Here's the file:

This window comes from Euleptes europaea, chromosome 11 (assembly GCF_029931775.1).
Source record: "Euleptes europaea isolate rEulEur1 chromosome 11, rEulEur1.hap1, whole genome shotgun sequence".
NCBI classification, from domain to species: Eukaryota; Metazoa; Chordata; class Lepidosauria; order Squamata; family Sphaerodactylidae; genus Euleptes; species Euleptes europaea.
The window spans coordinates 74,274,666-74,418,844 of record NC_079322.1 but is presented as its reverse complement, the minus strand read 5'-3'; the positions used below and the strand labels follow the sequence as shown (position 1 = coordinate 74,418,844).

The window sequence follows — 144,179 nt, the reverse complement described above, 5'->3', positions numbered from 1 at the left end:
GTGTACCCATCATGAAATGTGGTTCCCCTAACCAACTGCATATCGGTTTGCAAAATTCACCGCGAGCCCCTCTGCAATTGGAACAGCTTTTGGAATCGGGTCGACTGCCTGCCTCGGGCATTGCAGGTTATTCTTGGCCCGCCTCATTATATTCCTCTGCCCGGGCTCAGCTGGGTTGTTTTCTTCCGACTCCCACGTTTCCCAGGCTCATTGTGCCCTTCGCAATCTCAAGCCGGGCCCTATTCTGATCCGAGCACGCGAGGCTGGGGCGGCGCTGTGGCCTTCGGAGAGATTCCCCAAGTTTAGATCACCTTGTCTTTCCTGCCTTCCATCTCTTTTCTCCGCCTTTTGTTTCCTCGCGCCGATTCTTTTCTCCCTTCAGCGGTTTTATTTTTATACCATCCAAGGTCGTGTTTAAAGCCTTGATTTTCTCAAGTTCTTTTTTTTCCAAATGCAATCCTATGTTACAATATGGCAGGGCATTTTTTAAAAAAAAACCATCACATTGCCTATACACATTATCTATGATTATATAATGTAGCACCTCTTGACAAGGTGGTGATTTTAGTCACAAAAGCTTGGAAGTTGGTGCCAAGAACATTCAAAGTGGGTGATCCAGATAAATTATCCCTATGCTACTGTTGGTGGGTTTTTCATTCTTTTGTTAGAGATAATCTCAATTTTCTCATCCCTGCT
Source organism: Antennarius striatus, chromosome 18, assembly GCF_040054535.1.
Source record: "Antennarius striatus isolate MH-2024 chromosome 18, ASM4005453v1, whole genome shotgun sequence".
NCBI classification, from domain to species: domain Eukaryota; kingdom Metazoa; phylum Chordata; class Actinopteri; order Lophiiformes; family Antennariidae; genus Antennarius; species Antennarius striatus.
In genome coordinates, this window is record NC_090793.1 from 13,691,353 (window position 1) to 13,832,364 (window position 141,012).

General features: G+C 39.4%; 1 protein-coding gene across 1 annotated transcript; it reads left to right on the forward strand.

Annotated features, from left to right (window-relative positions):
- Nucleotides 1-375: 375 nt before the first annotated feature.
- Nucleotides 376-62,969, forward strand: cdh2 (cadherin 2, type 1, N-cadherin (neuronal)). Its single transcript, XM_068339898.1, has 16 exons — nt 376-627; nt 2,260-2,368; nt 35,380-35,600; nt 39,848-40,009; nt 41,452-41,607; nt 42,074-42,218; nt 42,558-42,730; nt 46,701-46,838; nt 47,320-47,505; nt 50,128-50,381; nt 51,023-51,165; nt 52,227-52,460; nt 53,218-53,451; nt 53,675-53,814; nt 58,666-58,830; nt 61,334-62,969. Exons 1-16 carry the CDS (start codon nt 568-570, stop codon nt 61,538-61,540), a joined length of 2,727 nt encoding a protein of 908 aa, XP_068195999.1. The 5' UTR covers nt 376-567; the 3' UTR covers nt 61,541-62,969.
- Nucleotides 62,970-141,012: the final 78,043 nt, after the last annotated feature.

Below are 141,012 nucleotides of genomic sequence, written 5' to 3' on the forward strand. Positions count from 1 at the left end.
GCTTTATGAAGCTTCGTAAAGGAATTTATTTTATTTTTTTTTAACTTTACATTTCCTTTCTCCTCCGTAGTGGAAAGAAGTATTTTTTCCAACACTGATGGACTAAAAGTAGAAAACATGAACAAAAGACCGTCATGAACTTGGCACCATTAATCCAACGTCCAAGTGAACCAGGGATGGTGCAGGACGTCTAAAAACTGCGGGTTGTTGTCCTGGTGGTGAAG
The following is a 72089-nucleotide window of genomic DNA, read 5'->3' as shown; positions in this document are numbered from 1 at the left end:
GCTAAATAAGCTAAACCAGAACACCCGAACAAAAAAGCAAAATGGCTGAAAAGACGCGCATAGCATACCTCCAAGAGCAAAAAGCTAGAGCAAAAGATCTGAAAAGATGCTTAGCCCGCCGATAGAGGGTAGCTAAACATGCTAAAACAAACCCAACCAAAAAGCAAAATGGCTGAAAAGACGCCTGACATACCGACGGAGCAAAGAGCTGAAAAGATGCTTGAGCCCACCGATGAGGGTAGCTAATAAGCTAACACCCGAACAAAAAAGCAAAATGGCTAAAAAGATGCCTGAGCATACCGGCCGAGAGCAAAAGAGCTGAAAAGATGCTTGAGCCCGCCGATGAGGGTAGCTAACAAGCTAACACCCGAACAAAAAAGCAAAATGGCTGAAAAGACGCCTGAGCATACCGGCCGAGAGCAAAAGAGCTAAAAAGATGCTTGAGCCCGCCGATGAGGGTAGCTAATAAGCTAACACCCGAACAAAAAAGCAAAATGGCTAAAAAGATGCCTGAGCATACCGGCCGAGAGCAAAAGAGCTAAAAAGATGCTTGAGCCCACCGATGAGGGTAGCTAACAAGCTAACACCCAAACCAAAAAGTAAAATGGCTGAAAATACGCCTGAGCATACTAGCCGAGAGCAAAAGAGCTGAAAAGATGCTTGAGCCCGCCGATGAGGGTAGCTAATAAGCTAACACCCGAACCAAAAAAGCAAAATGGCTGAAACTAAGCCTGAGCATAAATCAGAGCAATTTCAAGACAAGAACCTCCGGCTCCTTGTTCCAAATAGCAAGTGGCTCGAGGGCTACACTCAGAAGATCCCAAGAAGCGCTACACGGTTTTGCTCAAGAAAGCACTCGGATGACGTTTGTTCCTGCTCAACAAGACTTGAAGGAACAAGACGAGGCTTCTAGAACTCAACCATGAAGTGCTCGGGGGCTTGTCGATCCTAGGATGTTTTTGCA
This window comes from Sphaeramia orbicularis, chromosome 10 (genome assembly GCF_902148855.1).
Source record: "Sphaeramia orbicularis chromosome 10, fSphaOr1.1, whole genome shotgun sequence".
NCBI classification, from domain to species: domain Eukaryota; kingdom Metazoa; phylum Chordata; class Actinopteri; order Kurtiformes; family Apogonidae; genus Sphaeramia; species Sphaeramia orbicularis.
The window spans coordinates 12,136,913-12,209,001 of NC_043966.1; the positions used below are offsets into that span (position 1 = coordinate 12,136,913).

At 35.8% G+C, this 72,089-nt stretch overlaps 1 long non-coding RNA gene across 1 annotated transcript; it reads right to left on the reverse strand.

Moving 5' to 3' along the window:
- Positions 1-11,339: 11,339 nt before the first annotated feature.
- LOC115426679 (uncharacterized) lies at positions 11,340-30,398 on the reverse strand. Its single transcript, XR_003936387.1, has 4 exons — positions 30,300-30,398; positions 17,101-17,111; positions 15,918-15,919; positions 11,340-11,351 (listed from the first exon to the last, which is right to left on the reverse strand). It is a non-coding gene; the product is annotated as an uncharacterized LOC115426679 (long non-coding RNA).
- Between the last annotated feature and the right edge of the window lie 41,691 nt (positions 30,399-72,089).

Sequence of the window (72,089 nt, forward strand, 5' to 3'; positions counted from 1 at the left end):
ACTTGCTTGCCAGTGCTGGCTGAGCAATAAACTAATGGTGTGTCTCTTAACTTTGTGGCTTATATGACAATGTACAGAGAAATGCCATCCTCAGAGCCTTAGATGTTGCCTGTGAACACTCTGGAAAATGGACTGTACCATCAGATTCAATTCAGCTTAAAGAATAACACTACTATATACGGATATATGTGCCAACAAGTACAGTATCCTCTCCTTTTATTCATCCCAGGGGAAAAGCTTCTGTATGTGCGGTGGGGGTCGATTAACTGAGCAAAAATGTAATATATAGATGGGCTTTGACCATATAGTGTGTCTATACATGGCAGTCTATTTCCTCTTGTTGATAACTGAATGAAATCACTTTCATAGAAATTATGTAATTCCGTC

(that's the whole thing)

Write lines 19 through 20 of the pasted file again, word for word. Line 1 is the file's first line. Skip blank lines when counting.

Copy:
GCTAAATAAGCTAAACCAGAACACCCGAACAAAAAAGCAAAATGGCTGAAAAGACGCGCATAGCATACCTCCAAGAGCAAAAAGCTAGAGCAAAAGATCTGAAAAGATGCTTAGCCCGCCGATAGAGGGTAGCTAAACATGCTAAAACAAACCCAACCAAAAAGCAAAATGGCTGAAAAGACGCCTGACATACCGACGGAGCAAAGAGCTGAAAAGATGCTTGAGCCCACCGATGAGGGTAGCTAATAAGCTAACACCCGAACAAAAAAGCAAAATGGCTAAAAAGATGCCTGAGCATACCGGCCGAGAGCAAAAGAGCTGAAAAGATGCTTGAGCCCGCCGATGAGGGTAGCTAACAAGCTAACACCCGAACAAAAAAGCAAAATGGCTGAAAAGACGCCTGAGCATACCGGCCGAGAGCAAAAGAGCTAAAAAGATGCTTGAGCCCGCCGATGAGGGTAGCTAATAAGCTAACACCCGAACAAAAAAGCAAAATGGCTAAAAAGATGCCTGAGCATACCGGCCGAGAGCAAAAGAGCTAAAAAGATGCTTGAGCCCACCGATGAGGGTAGCTAACAAGCTAACACCCAAACCAAAAAGTAAAATGGCTGAAAATACGCCTGAGCATACTAGCCGAGAGCAAAAGAGCTGAAAAGATGCTTGAGCCCGCCGATGAGGGTAGCTAATAAGCTAACACCCGAACCAAAAAAGCAAAATGGCTGAAACTAAGCCTGAGCATAAATCAGAGCAATTTCAAGACAAGAACCTCCGGCTCCTTGTTCCAAATAGCAAGTGGCTCGAGGGCTACACTCAGAAGATCCCAAGAAGCGCTACACGGTTTTGCTCAAGAAAGCACTCGGATGACGTTTGTTCCTGCTCAACAAGACTTGAAGGAACAAGACGAGGCTTCTAGAACTCAACCATGAAGTGCTCGGGGGCTTGTCGATCCTAGGATGTTTTTGCA
This window comes from Sphaeramia orbicularis, chromosome 10 (genome assembly GCF_902148855.1).